When I worked as avionics tech, it got to the point where I could generally tell how well an aircraft’s comm radios work simply by eyeballing the antennas. When an owner complained about VHF nav radio problems, I had visions of a nav antenna coated with corrosion, the result of years collecting water in the vertical tail fairing. When the airplane showed up, my suspicions were usually confirmed.
Truth is, antennas are one of the most neglected accessories on the aircraft. They live hard lives sitting out and flying in all kinds of weather. Plus, belly-mounted antennas collect grease, grime and sustain sizable amounts of heat when in close proximity to exhaust stacks.
Let’s take a look at the cost and effort that’s required for antenna replacement.
Antennas Are Systems
You might not realize it, but antennas are actually major systems that consist of multiple components. Aside from the antenna itself, there’s the signal cable, RF connectors on both ends of the cable and in some systems, a coupler or splitter. For this reason, you might get sticker shock when your shop gives you a quote for replacement. Truth is, replacing the antenna might be the easy part of the job, especially if the airframe is opened up for an inspection or for other work.
In many cases, the cabling that attaches the antenna to the radio could be as old as the aircraft and is subject to deterioration and wear from years of vibration, heat and cold. Consider too, that old coaxial cable is likely non-shielded RG58 (or older) and could be the source of interfering noise that’s worked its way into your radios and audio system.
That’s why many new avionics systems call for low-loss twin-shielded cable. It’s worth shotgunning some old cable because newer cabling is fire retardant. The old stuff might not be.
Even though the teardown effort to access the cable (removing the entire interior, including headliner in some cases) can mean days of shop labor, it’s a task worth doing. Shortcuts don’t count. I’ve seen shops leave old cabling in place and simply route new cable through the airframe. This can lead to serious troubleshooting tail-chasing as a tech is left scratching his head with one hand and his multimeter in the other wondering why the cable doesn’t ring out from one end to the other.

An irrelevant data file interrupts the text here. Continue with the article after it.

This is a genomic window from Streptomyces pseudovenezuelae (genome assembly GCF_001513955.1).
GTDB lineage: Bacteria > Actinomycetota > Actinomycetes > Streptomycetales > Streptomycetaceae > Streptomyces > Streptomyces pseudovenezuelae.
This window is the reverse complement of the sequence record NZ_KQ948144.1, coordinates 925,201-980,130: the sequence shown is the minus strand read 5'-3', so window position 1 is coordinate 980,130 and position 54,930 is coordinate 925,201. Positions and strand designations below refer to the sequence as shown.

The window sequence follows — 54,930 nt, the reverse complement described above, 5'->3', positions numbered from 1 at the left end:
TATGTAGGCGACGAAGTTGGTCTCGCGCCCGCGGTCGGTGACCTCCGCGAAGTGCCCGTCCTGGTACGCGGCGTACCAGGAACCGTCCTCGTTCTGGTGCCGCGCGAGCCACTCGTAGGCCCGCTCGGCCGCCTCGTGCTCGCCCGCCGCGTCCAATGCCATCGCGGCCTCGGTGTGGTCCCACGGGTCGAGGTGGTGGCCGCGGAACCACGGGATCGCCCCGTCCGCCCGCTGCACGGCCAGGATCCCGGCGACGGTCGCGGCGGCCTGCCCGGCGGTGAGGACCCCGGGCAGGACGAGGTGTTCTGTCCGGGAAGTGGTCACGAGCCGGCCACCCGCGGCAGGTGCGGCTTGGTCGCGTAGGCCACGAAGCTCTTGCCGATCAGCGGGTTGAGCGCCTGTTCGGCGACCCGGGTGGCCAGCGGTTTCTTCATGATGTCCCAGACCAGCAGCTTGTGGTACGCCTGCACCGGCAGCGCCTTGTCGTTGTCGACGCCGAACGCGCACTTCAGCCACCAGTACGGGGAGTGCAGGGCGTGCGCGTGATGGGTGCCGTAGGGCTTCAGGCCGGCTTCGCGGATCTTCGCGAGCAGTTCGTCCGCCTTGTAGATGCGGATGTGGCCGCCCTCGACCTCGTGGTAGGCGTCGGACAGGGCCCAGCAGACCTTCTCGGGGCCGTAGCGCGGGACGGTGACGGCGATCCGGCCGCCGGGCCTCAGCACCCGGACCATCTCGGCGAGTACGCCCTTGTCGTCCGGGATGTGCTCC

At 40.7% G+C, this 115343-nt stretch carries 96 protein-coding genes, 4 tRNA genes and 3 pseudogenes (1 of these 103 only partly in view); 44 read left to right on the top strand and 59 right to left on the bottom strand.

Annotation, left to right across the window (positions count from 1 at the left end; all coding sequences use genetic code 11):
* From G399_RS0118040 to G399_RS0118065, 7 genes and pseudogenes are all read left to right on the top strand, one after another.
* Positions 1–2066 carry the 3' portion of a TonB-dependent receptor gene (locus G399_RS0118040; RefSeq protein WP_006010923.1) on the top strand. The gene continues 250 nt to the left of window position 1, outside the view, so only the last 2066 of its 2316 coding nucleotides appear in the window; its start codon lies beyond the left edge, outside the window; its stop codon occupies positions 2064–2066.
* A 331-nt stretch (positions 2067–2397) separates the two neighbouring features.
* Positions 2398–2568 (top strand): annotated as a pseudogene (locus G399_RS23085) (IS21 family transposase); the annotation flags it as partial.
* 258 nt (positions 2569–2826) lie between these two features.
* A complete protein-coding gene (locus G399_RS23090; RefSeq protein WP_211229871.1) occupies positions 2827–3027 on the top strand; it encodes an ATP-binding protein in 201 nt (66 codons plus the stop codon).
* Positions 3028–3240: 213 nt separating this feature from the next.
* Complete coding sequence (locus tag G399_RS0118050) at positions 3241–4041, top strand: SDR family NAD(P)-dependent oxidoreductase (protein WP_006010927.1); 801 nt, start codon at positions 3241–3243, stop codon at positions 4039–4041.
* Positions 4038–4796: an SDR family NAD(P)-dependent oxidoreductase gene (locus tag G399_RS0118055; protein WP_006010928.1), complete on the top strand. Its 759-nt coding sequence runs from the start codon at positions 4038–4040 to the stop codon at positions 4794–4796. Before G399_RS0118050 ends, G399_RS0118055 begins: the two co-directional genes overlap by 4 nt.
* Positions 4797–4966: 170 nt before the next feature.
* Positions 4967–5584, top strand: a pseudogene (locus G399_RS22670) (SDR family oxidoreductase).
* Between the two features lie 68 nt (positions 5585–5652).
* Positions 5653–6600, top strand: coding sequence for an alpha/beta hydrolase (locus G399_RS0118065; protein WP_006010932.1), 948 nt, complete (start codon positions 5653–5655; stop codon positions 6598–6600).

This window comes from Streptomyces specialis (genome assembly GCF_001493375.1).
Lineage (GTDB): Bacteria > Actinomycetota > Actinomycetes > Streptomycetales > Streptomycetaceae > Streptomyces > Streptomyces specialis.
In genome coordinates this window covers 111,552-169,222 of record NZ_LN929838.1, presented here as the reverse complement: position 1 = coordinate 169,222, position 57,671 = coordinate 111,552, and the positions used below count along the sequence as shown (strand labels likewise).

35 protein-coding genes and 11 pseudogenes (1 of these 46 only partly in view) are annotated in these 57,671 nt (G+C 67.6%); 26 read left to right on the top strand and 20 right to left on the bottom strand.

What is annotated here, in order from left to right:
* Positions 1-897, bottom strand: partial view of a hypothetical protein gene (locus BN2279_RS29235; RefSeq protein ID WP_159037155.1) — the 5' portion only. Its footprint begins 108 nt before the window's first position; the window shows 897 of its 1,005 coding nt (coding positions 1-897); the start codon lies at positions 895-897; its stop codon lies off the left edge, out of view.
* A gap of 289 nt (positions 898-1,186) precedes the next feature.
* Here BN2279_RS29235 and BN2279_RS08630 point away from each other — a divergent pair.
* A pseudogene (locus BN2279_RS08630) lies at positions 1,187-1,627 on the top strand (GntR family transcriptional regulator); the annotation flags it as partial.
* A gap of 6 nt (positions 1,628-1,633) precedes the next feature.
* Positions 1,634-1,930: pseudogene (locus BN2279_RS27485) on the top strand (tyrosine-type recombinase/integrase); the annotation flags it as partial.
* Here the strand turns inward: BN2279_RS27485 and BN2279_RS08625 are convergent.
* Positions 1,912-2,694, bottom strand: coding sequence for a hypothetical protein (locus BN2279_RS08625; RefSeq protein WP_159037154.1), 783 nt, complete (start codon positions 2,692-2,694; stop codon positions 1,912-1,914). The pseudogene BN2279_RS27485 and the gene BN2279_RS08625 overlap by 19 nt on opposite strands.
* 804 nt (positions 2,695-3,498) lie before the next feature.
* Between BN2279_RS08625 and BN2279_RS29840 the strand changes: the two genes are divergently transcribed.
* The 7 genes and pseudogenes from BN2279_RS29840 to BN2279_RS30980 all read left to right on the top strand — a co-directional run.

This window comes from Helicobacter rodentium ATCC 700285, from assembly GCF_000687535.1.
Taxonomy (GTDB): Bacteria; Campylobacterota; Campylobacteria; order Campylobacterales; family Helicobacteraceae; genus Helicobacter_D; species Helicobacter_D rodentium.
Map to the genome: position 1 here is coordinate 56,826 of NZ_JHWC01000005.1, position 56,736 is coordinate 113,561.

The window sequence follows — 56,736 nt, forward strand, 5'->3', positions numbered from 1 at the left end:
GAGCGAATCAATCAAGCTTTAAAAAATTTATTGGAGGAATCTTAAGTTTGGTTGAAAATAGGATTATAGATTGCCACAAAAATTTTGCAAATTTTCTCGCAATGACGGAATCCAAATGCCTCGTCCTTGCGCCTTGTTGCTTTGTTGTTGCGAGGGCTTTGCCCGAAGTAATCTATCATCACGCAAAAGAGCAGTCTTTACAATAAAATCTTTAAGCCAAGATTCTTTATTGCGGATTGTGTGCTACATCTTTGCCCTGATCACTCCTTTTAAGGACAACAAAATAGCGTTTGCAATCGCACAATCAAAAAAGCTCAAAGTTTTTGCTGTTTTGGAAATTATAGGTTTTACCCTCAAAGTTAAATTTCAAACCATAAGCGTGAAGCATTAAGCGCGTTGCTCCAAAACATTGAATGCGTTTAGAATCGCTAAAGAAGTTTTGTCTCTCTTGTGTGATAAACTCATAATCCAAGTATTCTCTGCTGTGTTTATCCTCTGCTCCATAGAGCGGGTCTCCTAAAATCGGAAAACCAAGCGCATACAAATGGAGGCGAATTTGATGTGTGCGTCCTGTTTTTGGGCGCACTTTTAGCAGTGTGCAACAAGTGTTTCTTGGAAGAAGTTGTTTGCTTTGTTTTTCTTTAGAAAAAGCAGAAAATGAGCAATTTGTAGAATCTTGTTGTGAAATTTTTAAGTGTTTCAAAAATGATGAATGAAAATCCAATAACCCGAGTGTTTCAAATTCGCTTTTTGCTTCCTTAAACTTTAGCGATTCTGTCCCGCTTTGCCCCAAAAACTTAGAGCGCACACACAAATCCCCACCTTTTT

Even if some antennas are in good condition, the shop might have to relocate them so there isn’t interference with new systems. The trouble is there is hardly enough room on smaller airframes to accommodate all of the antennas required with new avionics. Let’s count them.
Typically there are two comm antennas (one for each radio), one VHF nav antenna that connects to both radios via a splitter, one GPS antenna for each navigator (combined comm/nav/GPS systems like a GNS/GTN or Avidyne IFD navigator still require separate comm and nav antennas), transponder antenna, an ADS-B antenna (or two for some systems), marker beacon antenna if still installed, ELT antenna and TAS/TCAS antenna if installed. Got a Stormscope? That requires an antenna, too. While it is possible for two VHF comm radios to share a single antenna through a splitter, this is a rare and expensive interface. If you’ve lost count, that’s a total of 11 antennas all fighting for an interference-free spot on the airframe. It’s a wonder some systems even work at all.
Worth noting is that antenna installations on pressurized aircraft could require additional approvals.
Comm antennas come in different varieties, from an inexpensive metal rod whip design to pricey, high-speed fiberglass models appropriate for turboprops and jets.
A proven and popular design for replacing older Cessna OEM applications is the CI121-series antenna made by veteran antenna manufacturer Comant. This is the fiberglass whip antenna you’ll see mounted on top of the fuselage of single-engine Cessna models. Aircraft Spruce lists the CI121 for $188. For the underbelly mount, it’s the CI122, sold by Aircraft Spruce for $220. This is a bent-whip antenna with a fiberglass base and metal rod element. Expect a typical invoice of around $1000 for such replacement, including labor.
For replacing original equipment comm antennas on Piper models, antenna maker ITT Corp. offers the DM C70-series antennas. These are staggered on the back of the fuselage and maintain a handsome and stock appearance. The labor costs about the same as the Cessna, but the antennas are nearly twice the price. We saw the common top-mounted DM C70-1/A priced just shy of $400 each. The version that mounts on the bottom of the aircraft (DM C70-4/A) is $450.
Faster aircraft generally require antennas with higher speed ratings. Even when properly installed using doubler plates (this is a stiffener fabricated from sheet metal that attaches between the antenna’s base and the surface of the aircraft’s skin), an antenna that’s not properly rated can come off or worse, damage the skin, requiring a big repair. And as you would expect, antennas with higher speed ratings are more expensive—more than twice the price in some cases.